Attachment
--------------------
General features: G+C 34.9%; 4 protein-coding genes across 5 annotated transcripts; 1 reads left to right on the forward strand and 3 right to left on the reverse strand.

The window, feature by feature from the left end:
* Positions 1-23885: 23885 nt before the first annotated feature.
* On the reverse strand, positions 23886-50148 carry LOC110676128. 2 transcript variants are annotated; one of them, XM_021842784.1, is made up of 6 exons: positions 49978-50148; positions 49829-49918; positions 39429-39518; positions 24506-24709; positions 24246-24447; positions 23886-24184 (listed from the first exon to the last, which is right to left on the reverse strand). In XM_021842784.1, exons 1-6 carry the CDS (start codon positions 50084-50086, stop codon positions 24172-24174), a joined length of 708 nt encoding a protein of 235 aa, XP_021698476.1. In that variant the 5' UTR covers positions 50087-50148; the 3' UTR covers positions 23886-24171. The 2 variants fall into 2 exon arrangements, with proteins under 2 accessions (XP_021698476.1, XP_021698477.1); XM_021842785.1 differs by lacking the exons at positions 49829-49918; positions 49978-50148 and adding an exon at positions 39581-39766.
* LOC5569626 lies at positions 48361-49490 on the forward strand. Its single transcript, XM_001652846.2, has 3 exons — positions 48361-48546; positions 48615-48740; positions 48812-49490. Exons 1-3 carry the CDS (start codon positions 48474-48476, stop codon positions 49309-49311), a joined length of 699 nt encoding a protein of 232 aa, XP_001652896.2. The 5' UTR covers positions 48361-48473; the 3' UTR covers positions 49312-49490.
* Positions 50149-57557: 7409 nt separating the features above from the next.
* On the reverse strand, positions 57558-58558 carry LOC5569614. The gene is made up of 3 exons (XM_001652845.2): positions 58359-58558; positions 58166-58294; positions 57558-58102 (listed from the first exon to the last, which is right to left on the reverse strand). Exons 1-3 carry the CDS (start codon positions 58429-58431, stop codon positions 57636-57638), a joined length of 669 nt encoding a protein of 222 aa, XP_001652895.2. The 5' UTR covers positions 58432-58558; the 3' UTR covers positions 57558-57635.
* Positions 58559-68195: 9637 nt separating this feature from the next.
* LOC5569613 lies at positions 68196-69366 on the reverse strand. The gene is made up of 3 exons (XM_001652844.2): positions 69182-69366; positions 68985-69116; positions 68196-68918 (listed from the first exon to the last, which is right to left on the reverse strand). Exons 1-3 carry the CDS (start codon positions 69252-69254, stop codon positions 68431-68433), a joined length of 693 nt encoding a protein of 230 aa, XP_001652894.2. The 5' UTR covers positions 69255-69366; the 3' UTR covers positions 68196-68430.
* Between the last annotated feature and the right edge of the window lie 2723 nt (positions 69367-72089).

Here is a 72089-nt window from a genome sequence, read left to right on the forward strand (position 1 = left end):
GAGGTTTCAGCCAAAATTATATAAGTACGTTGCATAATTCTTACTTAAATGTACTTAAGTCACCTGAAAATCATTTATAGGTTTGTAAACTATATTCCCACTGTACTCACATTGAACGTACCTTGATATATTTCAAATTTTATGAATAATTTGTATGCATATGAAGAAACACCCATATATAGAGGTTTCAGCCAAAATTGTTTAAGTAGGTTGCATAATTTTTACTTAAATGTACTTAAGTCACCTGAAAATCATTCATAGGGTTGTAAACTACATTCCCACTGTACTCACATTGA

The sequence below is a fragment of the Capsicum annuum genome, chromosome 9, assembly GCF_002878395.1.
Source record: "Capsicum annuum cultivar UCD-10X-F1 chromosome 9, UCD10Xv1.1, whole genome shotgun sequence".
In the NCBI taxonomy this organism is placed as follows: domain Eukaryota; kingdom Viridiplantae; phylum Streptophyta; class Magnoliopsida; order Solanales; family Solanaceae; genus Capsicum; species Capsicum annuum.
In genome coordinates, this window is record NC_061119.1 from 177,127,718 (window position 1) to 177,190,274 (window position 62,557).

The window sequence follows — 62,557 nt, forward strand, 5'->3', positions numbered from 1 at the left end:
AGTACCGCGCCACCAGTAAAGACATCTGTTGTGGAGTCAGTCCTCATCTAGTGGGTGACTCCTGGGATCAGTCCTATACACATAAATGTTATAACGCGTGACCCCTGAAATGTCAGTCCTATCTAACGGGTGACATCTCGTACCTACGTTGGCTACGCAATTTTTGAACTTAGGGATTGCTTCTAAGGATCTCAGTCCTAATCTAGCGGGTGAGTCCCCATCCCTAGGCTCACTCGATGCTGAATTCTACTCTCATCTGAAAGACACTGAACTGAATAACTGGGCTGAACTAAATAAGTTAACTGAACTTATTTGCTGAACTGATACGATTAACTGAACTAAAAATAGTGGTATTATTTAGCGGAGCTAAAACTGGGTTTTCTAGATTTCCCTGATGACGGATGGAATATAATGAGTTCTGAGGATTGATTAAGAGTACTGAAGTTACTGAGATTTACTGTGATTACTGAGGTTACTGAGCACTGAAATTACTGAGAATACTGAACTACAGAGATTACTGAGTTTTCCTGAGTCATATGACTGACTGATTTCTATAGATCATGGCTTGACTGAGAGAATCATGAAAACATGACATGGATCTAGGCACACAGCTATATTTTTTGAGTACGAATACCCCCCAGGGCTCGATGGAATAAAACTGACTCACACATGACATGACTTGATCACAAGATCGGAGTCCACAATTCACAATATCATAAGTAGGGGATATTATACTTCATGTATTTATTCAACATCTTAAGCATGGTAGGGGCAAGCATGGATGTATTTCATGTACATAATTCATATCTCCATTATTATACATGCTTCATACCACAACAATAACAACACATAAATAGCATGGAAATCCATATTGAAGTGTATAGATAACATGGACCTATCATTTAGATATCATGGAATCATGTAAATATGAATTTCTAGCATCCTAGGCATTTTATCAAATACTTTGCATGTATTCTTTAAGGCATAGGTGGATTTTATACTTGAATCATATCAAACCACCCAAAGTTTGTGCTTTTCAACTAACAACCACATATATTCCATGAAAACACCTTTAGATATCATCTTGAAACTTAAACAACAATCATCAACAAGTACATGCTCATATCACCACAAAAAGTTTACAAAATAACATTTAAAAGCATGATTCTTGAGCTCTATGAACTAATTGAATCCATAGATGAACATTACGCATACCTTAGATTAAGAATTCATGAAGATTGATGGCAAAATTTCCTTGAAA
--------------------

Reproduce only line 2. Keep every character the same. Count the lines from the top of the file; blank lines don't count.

The window, feature by feature from the left end: